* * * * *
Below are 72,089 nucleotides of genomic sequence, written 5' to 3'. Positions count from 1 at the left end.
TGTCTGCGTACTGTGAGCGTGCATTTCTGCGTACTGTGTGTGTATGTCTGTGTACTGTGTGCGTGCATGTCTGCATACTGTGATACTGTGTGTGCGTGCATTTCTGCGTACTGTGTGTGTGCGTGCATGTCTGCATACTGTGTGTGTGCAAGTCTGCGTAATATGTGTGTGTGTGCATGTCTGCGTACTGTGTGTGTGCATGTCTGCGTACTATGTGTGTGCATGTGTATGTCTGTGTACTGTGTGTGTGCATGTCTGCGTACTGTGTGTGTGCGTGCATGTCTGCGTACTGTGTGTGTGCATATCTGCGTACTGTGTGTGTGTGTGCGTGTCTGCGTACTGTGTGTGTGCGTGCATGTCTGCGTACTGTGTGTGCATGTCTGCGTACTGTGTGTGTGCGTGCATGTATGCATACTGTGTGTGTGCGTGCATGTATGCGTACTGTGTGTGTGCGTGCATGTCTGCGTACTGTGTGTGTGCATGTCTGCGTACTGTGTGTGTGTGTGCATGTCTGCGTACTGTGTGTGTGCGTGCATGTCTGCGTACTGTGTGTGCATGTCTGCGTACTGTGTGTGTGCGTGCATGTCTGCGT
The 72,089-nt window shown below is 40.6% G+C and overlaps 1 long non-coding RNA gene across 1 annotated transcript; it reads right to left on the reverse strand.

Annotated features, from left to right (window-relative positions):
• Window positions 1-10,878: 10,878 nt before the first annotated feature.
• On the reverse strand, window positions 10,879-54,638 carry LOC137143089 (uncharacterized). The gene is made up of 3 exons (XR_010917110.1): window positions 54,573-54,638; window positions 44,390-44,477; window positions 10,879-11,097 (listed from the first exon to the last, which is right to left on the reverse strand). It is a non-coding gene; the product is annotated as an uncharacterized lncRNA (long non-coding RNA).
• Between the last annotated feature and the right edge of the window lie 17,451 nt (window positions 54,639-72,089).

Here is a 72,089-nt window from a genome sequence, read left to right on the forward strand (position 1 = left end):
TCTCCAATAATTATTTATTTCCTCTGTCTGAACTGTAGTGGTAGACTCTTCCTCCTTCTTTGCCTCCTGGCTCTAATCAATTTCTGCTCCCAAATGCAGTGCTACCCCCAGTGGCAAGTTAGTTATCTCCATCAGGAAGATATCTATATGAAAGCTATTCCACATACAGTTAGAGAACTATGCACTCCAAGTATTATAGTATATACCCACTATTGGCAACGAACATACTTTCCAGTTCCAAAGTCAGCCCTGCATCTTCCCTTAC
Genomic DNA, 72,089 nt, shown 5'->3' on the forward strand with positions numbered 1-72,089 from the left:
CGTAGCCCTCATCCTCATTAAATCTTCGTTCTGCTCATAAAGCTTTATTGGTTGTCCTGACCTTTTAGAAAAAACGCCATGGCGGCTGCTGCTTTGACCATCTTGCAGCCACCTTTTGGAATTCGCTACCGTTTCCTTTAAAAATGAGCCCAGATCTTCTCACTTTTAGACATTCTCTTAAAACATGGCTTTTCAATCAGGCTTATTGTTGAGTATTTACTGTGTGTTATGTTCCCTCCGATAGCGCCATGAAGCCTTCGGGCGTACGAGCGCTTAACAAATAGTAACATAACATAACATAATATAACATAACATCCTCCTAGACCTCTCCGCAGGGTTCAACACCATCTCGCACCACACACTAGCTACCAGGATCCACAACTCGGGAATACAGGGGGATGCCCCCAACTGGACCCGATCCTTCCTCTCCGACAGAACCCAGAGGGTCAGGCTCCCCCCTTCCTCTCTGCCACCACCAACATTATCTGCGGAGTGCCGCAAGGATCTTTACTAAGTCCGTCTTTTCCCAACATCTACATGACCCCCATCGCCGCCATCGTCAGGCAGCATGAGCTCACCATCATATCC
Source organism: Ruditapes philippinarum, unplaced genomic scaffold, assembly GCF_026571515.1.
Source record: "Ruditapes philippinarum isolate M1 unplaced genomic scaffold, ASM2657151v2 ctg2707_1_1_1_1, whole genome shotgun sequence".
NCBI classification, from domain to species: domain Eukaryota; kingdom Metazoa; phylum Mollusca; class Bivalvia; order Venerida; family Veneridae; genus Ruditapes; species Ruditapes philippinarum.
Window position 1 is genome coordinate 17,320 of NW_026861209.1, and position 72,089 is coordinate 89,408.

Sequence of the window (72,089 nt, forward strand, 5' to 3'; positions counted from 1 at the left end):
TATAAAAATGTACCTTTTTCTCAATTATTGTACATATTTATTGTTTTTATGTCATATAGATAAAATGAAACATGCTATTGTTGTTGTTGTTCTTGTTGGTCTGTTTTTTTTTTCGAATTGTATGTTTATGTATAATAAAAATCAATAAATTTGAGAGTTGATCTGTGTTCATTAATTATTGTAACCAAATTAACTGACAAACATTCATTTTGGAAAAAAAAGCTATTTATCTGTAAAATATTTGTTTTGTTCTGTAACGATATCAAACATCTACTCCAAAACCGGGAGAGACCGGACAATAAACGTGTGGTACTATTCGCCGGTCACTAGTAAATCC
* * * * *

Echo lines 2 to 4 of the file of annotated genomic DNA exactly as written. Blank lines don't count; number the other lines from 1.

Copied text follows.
TGTCTGCGTACTGTGAGCGTGCATTTCTGCGTACTGTGTGTGTATGTCTGTGTACTGTGTGCGTGCATGTCTGCATACTGTGATACTGTGTGTGCGTGCATTTCTGCGTACTGTGTGTGTGCGTGCATGTCTGCATACTGTGTGTGTGCAAGTCTGCGTAATATGTGTGTGTGTGCATGTCTGCGTACTGTGTGTGTGCATGTCTGCGTACTATGTGTGTGCATGTGTATGTCTGTGTACTGTGTGTGTGCATGTCTGCGTACTGTGTGTGTGCGTGCATGTCTGCGTACTGTGTGTGTGCATATCTGCGTACTGTGTGTGTGTGTGCGTGTCTGCGTACTGTGTGTGTGCGTGCATGTCTGCGTACTGTGTGTGCATGTCTGCGTACTGTGTGTGTGCGTGCATGTATGCATACTGTGTGTGTGCGTGCATGTATGCGTACTGTGTGTGTGCGTGCATGTCTGCGTACTGTGTGTGTGCATGTCTGCGTACTGTGTGTGTGTGTGCATGTCTGCGTACTGTGTGTGTGCGTGCATGTCTGCGTACTGTGTGTGCATGTCTGCGTACTGTGTGTGTGCGTGCATGTCTGCGT
The 72,089-nt window shown below is 40.6% G+C and overlaps 1 long non-coding RNA gene across 1 annotated transcript; it reads right to left on the reverse strand.

Annotated features, from left to right (window-relative positions):